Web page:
This post is by Liam Hardy, policy analyst at Green Alliance.
Tomorrow, at the COP27 climate conference in Egypt, we can expect to hear updates from world leaders in relation to the Global Methane Pledge. Green Alliance recently released new analysis exploring how the UK could bring down methane emissions by up to 43 per cent, and how it could amplify impact by supporting other countries to tackle their own emissions. But, despite signing the pledge and committing to rapidly cutting methane emissions by 2030 at last year’s COP26, the UK has yet to share any plans on what it will do.
Methane is 80 times more potent than CO2 over 20 years, and almost 30 times more powerful at warming over the course of a century. This is because it takes roughly a decade to break down, which is much faster than CO2. So rapid methane emissions reductions, when combined with CO2 cuts, can help to cool the planet quickly. If we are to have any hope of staying below the Paris agreement limit of 1.5°C of global warming, we should cut methane emissions urgently. Unless we do, we risk major climate impacts and tipping points.
Rapidly cutting methane emissions will speed up climate action
Because methane is short-lived, what matters most for climate change is the rate it is emitted. Unlike CO2, where the total atmospheric stock of carbon is important, reducing the rate of methane emissions can quickly reduce warming. Proponents of the pledge claim it could undo 0.2°C of warming by 2050.
The Global Methane Pledge is a diplomatic achievement, but it is not without its critics. Some climate scientists suggest that even more drastic methane emissions cuts of 50 per cent by 2030 will be needed to prevent the 0.2°C of warming. But, whatever the pledge says, it means nothing if signatories don’t follow through with action.
The UK’s methane emissions come mainly from the agriculture, waste and energy sectors. Excellent progress has been made in curbing methane emissions from waste over the past few decades. The Landfill Tax, together with efforts to capture and use the methane generated by decomposing organic waste, has cut UK landfill methane emissions by 68 per cent since 1990. Unfortunately, much of that waste diverted from landfills has ended up in incinerators, releasing CO2 emissions. So there is still plenty of scope for the waste sector to go further. Bringing forward a proposed ban on organic waste going to landfill and stricter rules around capturing methane from landfill sites could result in a further 62 per cent reduction in emissions by 2030 (on a 2020 baseline). But the ban must not lead to more incineration; instead biodegradable waste should be treated in existing anaerobic digestion facilities.
Why is the UK still leaking methane from oil and gas production?
Methane also leaks from oil and gas production in the North Sea, as well as downstream distribution pipelines. With the European gas crisis expected to continue for years, this a scandalous waste of a resource that we could be using for energy. As the International Energy Agency has shown, there are relatively easy ways to remove at least 72 per cent of the methane emissions in the UK energy sector. Norway banned routine flaring as long ago as the 1970s, but weak legislation means the UK still allows venting and flaring. With current high gas prices, UK oil and gas producers shouldn’t need further incentives to deal with this problem, but the government should not let them off the hook.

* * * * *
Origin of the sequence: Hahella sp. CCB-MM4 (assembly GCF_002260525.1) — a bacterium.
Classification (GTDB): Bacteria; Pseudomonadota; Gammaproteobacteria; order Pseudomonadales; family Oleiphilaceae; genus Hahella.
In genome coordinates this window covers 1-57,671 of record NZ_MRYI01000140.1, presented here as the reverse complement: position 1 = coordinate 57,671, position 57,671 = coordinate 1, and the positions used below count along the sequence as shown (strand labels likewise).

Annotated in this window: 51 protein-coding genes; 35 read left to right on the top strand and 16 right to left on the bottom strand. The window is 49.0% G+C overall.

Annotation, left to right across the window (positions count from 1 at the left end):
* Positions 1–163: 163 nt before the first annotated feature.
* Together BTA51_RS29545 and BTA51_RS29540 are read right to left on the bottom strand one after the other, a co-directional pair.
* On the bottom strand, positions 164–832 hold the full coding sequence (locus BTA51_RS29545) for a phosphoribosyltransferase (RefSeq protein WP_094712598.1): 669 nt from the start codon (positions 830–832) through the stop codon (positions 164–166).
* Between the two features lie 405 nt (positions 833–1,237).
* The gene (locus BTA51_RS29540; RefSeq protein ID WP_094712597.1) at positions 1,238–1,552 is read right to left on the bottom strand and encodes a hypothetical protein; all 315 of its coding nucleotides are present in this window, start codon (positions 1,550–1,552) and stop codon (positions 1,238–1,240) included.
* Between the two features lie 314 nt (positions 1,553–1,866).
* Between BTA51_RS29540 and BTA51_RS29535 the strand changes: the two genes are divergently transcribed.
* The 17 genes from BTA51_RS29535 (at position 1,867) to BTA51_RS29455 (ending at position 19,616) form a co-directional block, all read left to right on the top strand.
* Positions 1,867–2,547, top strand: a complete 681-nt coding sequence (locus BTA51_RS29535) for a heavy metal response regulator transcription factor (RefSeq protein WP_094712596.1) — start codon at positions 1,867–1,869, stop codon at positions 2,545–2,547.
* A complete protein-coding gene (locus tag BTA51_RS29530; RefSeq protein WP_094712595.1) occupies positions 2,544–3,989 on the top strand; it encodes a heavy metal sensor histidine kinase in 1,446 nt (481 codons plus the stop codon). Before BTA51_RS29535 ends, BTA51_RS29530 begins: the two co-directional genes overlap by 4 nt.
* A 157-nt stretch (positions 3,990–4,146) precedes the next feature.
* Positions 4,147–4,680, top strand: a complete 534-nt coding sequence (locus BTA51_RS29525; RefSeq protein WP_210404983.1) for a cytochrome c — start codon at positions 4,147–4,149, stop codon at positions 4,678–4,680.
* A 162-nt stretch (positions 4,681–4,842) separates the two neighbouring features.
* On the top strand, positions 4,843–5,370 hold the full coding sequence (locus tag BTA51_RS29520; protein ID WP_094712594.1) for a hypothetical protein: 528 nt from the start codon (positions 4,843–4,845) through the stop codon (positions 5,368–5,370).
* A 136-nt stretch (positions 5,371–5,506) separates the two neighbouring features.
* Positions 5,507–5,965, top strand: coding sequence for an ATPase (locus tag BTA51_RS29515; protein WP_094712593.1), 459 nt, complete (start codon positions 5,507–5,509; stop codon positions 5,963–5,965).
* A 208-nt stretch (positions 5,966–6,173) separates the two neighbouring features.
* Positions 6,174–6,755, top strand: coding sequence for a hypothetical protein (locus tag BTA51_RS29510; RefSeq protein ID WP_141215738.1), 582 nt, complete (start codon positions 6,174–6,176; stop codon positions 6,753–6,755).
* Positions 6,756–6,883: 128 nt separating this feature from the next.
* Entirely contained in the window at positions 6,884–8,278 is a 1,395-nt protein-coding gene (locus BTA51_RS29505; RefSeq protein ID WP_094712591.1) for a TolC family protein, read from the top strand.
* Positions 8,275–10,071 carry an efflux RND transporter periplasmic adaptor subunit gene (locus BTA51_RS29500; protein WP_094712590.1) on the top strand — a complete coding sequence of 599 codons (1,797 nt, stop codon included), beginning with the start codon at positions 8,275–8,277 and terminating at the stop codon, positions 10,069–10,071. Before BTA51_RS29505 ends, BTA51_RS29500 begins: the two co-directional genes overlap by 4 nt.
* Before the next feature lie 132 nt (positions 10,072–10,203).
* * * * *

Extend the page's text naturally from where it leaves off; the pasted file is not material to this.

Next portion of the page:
Agriculture has the hardest challenge and the furthest to go. As the largest methane emitting sector, it must take urgent action. Methane emissions from livestock farming (mostly from manure management and the stomachs of ruminants like cows and sheep) have been stubbornly high for decades. Reducing consumption of meat and dairy, partly by switching to alternative proteins but also by rebalancing towards healthier diets with more fruit and vegetables, will be part of the solution. Methane suppressing feed additives and better slurry management are techno-fixes that can help substantially. By combining these interventions, UK agricultural methane emissions could fall by a quarter.
The UK can magnify action by helping other countries on methane
Action at home is important but, as we know, climate change knows no borders and nobody wins unless we all do. By sharing technology and expertise, the UK could have even greater impact on the global reduction of methane emissions. For example, landfill methane is a major challenge in Latin America. Capturing 70 per cent of methane from landfills across Central and South American countries would cut global emissions by at least four million tons, twice the 2020 UK total. Rice cultivation is a major source of methane elsewhere, making up 12 per cent of global emissions. By factoring action on methane into preferential trade deals, the UK could stimulate more efficient rice production in countries like China and India, with sustainable rice intensification able to reduce emissions by up to 50 times the UK domestic total.
As the COP27 climate conference progresses, Egypt is right to celebrate its own success in tackling methane. There is also pressure on countries that have yet to sign the Global Methane Pledge, like China, India and some EU member states. As champions of the pledge, the US is likely to point to where progress has and hasn’t been made. This is the UK’s chance to avoid the shame of being called out for its inaction and showcase a comprehensive and ambitious plan for methane as it hands over the COP presidency to Egypt.